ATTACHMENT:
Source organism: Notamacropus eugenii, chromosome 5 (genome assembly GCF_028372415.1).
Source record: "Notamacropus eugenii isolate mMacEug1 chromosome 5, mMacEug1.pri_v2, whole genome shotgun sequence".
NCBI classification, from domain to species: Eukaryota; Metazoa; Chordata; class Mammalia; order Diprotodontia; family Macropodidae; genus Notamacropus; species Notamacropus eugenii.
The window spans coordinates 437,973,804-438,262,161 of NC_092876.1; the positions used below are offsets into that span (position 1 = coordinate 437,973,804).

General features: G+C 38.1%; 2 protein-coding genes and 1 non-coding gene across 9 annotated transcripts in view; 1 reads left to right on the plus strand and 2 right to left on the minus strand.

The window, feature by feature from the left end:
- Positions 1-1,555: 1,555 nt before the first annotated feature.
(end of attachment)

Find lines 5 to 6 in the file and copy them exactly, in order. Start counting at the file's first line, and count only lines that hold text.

General features: G+C 38.1%; 2 protein-coding genes and 1 non-coding gene across 9 annotated transcripts in view; 1 reads left to right on the plus strand and 2 right to left on the minus strand.

The window, feature by feature from the left end: